by Ashleigh Wilson

At the back of the classroom sits a boy. When the teacher calls on him he struggles for words. The teacher informs the boy’s parents that he has no prospects – how could he when he can’t even form a sentence? A few years later, the boy will be expelled for being rebellious and a bad influence on his peers. A ‘no hoper’ in society.

Although this story is generations old, it is not unfamiliar to many in today’s schooling system. In the western world, we are taught that we need to fit into boxes – to learn only what we need to to ace the exams, to get into the best university, and then get a standard office job, following other people’s directions.

If we fall outside this box; if we develop late, learn a different way, or want to pursue our own direction, we are automatically considered a failure.

The boy mentioned above was Albert Einstein, who after being expelled, went on to win the Nobel Prize and become one of the world’s most famous scientists. He even has a presence on Social Media today. But how many other potential geniuses are being left behind by the school system? Could the scientist who cures cancer be the girl floundering in a traditional classroom?

‘Failures’ Who Were Really ‘Greats’

Here are just a few examples of those who were placed into the ‘failure’ box, yet went on to achieve great things.

Steven Spielberg

Due to poor grades in high school, Steven Spielberg was rejected from the University of Southern California three times. Luckily for the fans of his many hit films, this didn’t keep him down.

Thomas Edison

The inventor of the light bulb was told by teachers that he was “too stupid to learn anything.”

J.K. Rowling

As a young, single mother on welfare, the author of Harry Potter was rejected many times, before becoming one of the most loved authors.

Bill Gates

He was a University dropout, yet at 31 Bill Gates became the world’s youngest self-made billionaire.

Steve Jobs

The creator of Apple also dropped out of University and ended up creating some of the most popular products used today.

Are We Letting Young Geniuses Down?

While being a misfit can be a sign of greatness, many kids are not being given the opportunity to reach their full potential within the school system. Being thrown aside by the education system, they fall into the epidemic of depression, loneliness, and suicide that is gripping the younger generation.

Depression is now the most common mental health disorder in the United States among teens and adults, and suicide is now second leading cause of death for youth aged 10-24.

Perhaps the anguish of being put into a box felt by so many students, is in fact, at least partly what is fuelling the school shooting epidemic.

Scarlett Lewis, who lost her young son in the Sandy Hook Elementary School shooting believes schools need to start teaching Social and Emotional Learning (SEL). This program aims to “provide children with the knowledge, attitude and skills they need to choose love in any situation.” Surely this is just as important, if not more, than knowing long division? According to the Choose Love Foundation, SEL has incredible benefits for students and society.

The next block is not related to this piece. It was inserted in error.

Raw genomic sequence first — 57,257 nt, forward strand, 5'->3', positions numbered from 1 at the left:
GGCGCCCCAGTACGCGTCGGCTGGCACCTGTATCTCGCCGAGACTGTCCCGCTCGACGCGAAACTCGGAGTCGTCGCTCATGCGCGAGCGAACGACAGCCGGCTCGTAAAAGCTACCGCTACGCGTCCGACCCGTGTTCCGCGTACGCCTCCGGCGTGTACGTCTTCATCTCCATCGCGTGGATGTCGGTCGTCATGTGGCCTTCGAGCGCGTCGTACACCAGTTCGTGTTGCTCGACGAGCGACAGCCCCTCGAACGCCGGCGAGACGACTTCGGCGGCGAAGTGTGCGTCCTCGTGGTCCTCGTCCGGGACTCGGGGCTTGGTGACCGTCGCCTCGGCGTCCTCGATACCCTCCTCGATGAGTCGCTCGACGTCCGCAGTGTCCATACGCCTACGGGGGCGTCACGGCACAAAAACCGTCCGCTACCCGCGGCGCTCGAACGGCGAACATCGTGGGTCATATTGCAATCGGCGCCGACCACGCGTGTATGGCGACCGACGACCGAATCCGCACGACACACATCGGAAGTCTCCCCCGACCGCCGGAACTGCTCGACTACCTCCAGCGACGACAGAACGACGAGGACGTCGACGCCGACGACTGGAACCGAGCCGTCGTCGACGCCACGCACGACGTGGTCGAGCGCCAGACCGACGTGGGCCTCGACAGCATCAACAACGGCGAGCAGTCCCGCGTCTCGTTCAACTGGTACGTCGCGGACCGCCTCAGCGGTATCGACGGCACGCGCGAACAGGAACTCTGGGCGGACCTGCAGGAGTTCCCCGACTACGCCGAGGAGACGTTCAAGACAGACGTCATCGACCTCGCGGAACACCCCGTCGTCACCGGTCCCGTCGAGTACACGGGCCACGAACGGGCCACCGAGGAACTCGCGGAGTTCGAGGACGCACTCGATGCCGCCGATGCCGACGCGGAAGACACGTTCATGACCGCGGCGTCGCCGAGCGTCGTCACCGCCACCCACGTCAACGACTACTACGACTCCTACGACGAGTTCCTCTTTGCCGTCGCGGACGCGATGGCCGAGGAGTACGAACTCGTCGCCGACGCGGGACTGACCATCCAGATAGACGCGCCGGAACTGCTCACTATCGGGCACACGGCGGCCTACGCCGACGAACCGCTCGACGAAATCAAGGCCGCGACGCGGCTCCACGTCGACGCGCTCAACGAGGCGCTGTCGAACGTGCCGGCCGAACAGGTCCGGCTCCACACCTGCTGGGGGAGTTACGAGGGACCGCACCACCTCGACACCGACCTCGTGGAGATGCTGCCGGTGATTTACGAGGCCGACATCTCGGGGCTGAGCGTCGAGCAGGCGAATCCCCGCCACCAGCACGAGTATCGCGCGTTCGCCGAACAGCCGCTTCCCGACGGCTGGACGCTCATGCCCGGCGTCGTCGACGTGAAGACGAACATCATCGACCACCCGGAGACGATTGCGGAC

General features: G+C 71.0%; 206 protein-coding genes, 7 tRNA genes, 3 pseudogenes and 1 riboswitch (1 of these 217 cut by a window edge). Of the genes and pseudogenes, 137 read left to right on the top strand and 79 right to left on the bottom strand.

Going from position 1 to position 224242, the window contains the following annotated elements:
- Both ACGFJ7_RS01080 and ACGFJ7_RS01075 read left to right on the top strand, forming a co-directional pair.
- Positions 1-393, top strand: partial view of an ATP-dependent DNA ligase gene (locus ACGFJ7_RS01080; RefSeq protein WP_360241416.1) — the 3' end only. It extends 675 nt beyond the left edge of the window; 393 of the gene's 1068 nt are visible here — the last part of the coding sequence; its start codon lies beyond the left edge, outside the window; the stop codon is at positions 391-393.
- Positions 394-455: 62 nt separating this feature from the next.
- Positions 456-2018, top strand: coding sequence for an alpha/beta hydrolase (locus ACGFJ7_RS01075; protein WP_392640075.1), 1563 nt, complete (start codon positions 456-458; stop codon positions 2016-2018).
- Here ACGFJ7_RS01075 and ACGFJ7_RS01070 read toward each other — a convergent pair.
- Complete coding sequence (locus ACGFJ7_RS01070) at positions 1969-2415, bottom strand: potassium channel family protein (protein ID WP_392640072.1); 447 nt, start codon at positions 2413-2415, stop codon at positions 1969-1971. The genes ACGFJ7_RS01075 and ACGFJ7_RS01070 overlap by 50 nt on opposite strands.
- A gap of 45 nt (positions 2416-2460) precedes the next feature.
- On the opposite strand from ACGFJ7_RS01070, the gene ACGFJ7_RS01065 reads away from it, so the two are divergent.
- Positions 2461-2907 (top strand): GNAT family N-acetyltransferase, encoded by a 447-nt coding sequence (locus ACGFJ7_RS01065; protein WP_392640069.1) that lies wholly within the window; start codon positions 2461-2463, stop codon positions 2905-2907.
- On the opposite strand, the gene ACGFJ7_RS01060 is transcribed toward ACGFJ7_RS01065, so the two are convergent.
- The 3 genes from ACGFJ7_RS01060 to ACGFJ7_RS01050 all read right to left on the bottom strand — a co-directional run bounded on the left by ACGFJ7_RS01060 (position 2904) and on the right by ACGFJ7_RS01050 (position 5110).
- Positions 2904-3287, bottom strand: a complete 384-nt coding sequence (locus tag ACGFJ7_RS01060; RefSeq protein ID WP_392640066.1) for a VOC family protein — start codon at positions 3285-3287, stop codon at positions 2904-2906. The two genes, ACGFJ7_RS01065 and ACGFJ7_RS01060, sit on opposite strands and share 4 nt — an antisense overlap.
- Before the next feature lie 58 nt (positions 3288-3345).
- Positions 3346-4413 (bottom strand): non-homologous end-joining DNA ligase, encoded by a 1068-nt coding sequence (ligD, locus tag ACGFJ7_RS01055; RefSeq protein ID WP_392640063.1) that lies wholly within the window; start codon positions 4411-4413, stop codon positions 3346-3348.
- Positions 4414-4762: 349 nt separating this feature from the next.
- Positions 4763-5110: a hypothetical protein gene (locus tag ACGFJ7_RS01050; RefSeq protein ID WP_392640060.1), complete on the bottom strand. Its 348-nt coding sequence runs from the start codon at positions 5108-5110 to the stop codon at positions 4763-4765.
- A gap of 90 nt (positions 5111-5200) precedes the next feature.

More than 30 years of scientific research proves that children who had access to SEL curriculums grow into more successful and healthy adults. Overall they have a deeper sense of self, commitment to community, and learned compassion for others. This results in lower violent crime and incarceration rates, alcohol and drug abuse, and instances of mental illness.

This is backed up by Harvard studies which show that self-control and emotional health as the biggest predictors of success.

Another ‘alternative’ form of education is the Steiner Schools, which value individuality more than the traditional school system.

The priority of the Steiner ethos is to provide an unhurried and creative learning environment, where children can find the joy in learning and experience the richness of childhood, rather than early specialisation or academic hot-housing.
Steiner Waldorf Schools Fellowship

Similarly, in Norway, children can attend a ‘barnehage’ kindergarten which translates to ‘child garden’. Instead of learning inside, in this system of education, kids spend all day outside playing and exploring. This type of play has been found to be extremely important for children to develop socially, solve problems, develop creativity and learn to work with others.

As poet and social media star, Prince Ea says, the most commonly asked question in traditional schools is “Is this going to be on the test?” If schools put actual learning in front of memorising the answers, F would stand for ‘find another answer’ instead of ‘failure’. Imagine how many doors this would open!

The Takeaway

Being a misfit can be a great thing, but how much more could these kids achieve if they weren’t placed into boxes at school? How much more could we all achieve if society stopped placing us in boxes?